Life & Culture

Which kid was the wickedest?

And how long before the Seder designates a 'misunderstood' child?


Another year, another Seder. I did my best. I know it’s meant to be about passing on the story of Exodus to the next generation, but I get so stressed and shouty trying to keep the kids focused, that if they end up not alienated from Judaism forever then that’s a win. This year, though, I did have a bit of a breakthrough with ‘The Four Children.’ For that section they were as quiet as a mouse. I think it was because they wanted to see who’d won this year’s prestigious role of being the “wicked” child. In the Howie household that’s as close as you get to the Oscars.

Over the proceeding 12 months, points have been allocated, tallies made. Hit your brother, tick for the wicked. Homework done ahead of time, tick for the wise. Criticise my cooking when there was going to be ice cream for dessert. Tick for the simple. Of course this is all done in my head, but it may be time to make the system official, with wall charts and stars. I suspect though, that year to year, the outcomes would pretty much remain the same.

I don’t want to embarrass my children by stating who’s who, especially my eldest who’s very modest about being the wisest, but it’s somewhat unnerving that when it comes to archetypes, a couple of thousand years ago the rabbis called it. The Four Children get their first mention in the Jerusalem Talmud and Mekhilta midrash around the first century CE. Sprinkled across the Torah are responses to these kids, and so I imagine these learned men looked to their own lives to figure out who’d be the sort of child to elicit them.

“Itzik he’s such a pain in the tuchus, he never does his tithing chores, and now there’s a whole load of tithing I’ve got to tithe. He’s so the one who’d say, ‘What is this service to you?’ That’s exactly the kind of smart arse comment he’d come up with. And now I can answer, ‘It is because of this that Hashem did so for me when I went out of Egypt.’ So HAH! Take that Itzik, you wicked wicked child. And then I’ll blunt his teeth.” Whatever that means. I read it could be a punch in the face, bit harsh, but this is pre-social services, so no records exist. It’s probably a mistranslation, it should read instead, “Accordingly, you should brush his teeth,” — send him to bed without his supper. Although not forcing him to stick around, as we plough through the rest of the Haggadah might seem more like a reward.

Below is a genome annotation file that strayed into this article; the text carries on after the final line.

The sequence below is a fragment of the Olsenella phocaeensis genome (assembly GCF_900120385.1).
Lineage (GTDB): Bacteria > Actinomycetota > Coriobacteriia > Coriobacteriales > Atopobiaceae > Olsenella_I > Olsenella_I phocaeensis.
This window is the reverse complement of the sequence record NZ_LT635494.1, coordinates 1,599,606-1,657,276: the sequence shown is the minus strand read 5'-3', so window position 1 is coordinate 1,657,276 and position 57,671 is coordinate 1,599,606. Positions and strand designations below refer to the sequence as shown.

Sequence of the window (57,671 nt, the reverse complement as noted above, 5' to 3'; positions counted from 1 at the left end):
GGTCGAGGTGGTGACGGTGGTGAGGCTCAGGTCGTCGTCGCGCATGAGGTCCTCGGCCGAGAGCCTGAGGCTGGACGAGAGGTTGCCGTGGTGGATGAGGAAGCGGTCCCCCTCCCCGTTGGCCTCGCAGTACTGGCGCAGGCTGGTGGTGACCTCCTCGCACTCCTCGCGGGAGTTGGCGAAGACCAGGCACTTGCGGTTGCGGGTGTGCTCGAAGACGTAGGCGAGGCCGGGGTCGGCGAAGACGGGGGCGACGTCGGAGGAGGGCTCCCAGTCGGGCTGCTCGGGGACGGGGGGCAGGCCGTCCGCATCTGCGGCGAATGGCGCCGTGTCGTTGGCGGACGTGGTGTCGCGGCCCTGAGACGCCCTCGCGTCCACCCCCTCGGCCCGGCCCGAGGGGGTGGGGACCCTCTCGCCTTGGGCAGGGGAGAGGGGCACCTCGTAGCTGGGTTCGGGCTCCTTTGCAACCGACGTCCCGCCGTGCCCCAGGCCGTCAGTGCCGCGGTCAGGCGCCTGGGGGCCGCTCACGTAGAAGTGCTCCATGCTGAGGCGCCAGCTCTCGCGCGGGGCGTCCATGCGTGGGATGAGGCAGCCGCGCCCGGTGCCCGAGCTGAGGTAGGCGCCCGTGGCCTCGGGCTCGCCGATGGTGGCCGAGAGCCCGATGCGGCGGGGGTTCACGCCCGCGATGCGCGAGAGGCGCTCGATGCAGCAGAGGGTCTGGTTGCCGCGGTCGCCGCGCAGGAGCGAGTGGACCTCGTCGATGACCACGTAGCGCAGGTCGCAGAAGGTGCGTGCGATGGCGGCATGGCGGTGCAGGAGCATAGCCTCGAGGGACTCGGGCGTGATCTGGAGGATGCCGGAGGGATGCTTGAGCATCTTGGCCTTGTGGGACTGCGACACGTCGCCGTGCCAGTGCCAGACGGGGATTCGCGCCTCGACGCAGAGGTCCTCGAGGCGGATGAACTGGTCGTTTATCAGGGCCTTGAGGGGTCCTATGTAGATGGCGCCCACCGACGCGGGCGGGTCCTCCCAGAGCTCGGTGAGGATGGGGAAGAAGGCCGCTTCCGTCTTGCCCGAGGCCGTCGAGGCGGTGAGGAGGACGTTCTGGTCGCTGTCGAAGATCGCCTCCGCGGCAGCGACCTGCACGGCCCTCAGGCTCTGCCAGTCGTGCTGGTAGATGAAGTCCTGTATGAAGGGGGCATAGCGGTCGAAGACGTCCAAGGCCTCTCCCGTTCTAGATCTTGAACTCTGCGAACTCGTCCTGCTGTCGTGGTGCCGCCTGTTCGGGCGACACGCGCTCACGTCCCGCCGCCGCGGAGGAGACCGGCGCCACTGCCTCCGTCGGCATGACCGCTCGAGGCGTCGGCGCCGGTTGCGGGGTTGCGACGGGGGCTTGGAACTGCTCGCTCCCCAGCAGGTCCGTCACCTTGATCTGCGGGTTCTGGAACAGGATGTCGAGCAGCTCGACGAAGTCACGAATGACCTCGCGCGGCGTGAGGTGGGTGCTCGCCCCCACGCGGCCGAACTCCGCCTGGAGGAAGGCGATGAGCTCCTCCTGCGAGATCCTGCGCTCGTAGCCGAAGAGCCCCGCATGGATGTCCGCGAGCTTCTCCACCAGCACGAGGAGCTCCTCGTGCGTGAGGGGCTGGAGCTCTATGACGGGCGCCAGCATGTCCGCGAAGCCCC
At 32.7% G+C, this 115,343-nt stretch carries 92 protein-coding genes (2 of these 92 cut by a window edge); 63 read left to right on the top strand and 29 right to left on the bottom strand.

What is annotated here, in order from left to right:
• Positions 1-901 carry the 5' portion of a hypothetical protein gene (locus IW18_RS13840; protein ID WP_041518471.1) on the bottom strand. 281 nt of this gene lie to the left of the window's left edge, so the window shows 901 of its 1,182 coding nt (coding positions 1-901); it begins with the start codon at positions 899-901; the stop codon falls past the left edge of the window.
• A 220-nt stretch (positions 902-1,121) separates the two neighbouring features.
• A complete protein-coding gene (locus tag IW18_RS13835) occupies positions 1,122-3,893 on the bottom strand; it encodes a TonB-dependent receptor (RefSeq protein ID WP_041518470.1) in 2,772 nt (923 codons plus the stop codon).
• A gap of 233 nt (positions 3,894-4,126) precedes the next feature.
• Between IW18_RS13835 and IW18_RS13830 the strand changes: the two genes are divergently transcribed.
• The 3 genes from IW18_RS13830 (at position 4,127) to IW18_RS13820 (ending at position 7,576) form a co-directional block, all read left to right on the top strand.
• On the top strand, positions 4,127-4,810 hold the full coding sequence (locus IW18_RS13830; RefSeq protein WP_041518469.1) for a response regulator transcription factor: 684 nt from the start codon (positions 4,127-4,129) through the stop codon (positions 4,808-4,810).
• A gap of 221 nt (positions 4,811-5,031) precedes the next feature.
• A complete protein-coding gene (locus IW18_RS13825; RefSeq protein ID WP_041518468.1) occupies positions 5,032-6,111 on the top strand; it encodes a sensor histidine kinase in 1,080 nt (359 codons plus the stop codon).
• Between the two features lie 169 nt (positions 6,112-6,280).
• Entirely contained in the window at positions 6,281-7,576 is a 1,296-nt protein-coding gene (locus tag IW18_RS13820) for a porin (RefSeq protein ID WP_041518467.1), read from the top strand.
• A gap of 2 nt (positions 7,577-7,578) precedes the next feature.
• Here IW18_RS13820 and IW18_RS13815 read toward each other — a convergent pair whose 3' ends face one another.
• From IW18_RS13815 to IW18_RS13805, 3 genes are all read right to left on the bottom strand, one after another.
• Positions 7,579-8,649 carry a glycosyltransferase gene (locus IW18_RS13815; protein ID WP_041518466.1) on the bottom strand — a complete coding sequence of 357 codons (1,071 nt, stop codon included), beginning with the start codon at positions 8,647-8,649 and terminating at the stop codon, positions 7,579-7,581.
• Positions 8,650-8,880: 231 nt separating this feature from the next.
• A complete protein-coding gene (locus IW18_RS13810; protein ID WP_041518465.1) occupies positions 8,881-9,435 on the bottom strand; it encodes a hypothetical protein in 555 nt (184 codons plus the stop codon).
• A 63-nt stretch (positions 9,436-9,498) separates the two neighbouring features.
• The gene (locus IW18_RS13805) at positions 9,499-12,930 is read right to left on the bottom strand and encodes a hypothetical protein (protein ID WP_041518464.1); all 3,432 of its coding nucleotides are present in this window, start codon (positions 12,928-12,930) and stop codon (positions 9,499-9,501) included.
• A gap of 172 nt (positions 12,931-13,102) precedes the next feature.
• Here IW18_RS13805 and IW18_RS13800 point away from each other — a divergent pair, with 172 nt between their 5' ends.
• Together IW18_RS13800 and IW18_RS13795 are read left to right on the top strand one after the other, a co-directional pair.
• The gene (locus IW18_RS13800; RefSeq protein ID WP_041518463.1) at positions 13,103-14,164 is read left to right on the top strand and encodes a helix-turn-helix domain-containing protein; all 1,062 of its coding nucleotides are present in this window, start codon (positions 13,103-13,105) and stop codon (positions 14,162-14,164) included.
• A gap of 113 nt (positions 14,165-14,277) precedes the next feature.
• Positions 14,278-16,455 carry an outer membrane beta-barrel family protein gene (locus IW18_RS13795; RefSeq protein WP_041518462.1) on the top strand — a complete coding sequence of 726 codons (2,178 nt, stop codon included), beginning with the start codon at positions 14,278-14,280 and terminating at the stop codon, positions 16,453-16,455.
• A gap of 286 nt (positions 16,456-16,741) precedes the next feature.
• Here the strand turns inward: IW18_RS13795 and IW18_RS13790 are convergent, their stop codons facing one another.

Judaism has seen a fair amount of change through the ensuing millenniums. With “The Four Children” alone, answers have been switched between them, Haggadot across time made them all into boys, before society deemed to remember that daughters also exist. I have no doubt that some progressive Haggadah in LA has the children identifying as they/them. Interpretations of what the children represent have also shifted. Wise, wicked, simple, don’t know how to ask, isn’t that us all at particular times, the multitudes within? Or it is the levels of spiritual development; unknowing begats challenging begats committed? Or the stages of life, babbling toddler to ignorant child to rebellious teenager to conforming adult?

There’s also been a shifting emphasis on the merits of the different qualities. If wicked is so bad then why is it put just after the wise child? An acknowledgment that struggling and pushing back are important factors for growth, or just that secretly we all have a soft spot for the kid who’s a pain in the arse? “Simple” might be perceived as a negative, but doesn’t it denote openness and lack of assumptions? Although that sounds a bit too much like someone’s trying to make excuses for having a thick kid.

The biggest change over the last few years has been the language used to describe the different children, in a move to not hurt anyone’s feelings. There’s still some Haggadot out there with the simple child illustrated as someone almost drooling, but now that child is the one with the “good heart.” The “evil” child became “wicked” and is now “rebellious”. Soon they’ll be described as “misunderstood” before finally settling on “sensitive”.

Whatever the specific description, those rabbis managed to create a break down of the who’s who in family dynamics that’s still recognisable today. Although I’m not sure what they’d make of the social media child who films a TikTok dance to Dayenu. Typecasting’s a dangerous business, as it doesn’t take too much for the roles to become a self-fulfilling prophesy, so the easiest option is probably to just tell all your kids that they’re the wise child. Even though it’d be a massive, massive lie.

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